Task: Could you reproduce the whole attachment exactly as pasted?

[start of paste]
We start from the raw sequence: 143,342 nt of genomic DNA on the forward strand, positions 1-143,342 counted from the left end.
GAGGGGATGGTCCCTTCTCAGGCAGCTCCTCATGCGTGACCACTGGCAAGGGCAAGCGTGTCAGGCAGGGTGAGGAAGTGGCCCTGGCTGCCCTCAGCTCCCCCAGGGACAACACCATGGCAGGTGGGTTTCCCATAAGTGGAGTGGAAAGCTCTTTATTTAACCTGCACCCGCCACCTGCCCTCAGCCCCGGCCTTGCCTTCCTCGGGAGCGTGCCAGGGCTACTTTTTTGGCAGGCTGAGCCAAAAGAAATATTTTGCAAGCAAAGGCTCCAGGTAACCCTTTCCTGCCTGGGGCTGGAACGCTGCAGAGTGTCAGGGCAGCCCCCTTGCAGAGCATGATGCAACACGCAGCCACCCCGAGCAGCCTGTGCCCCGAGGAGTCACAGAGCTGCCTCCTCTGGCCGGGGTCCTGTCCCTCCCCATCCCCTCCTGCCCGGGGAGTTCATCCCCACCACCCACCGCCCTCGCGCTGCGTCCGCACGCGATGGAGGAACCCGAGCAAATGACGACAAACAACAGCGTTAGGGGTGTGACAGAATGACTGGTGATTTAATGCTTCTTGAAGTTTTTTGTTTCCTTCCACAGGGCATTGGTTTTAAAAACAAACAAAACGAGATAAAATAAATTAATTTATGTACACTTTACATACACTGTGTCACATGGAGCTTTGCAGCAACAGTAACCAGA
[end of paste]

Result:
We start from the raw sequence: 143,342 nt of genomic DNA on the forward strand, positions 1-143,342 counted from the left end.
GAGGGGATGGTCCCTTCTCAGGCAGCTCCTCATGCGTGACCACTGGCAAGGGCAAGCGTGTCAGGCAGGGTGAGGAAGTGGCCCTGGCTGCCCTCAGCTCCCCCAGGGACAACACCATGGCAGGTGGGTTTCCCATAAGTGGAGTGGAAAGCTCTTTATTTAACCTGCACCCGCCACCTGCCCTCAGCCCCGGCCTTGCCTTCCTCGGGAGCGTGCCAGGGCTACTTTTTTGGCAGGCTGAGCCAAAAGAAATATTTTGCAAGCAAAGGCTCCAGGTAACCCTTTCCTGCCTGGGGCTGGAACGCTGCAGAGTGTCAGGGCAGCCCCCTTGCAGAGCATGATGCAACACGCAGCCACCCCGAGCAGCCTGTGCCCCGAGGAGTCACAGAGCTGCCTCCTCTGGCCGGGGTCCTGTCCCTCCCCATCCCCTCCTGCCCGGGGAGTTCATCCCCACCACCCACCGCCCTCGCGCTGCGTCCGCACGCGATGGAGGAACCCGAGCAAATGACGACAAACAACAGCGTTAGGGGTGTGACAGAATGACTGGTGATTTAATGCTTCTTGAAGTTTTTTGTTTCCTTCCACAGGGCATTGGTTTTAAAAACAAACAAAACGAGATAAAATAAATTAATTTATGTACACTTTACATACACTGTGTCACATGGAGCTTTGCAGCAACAGTAACCAGA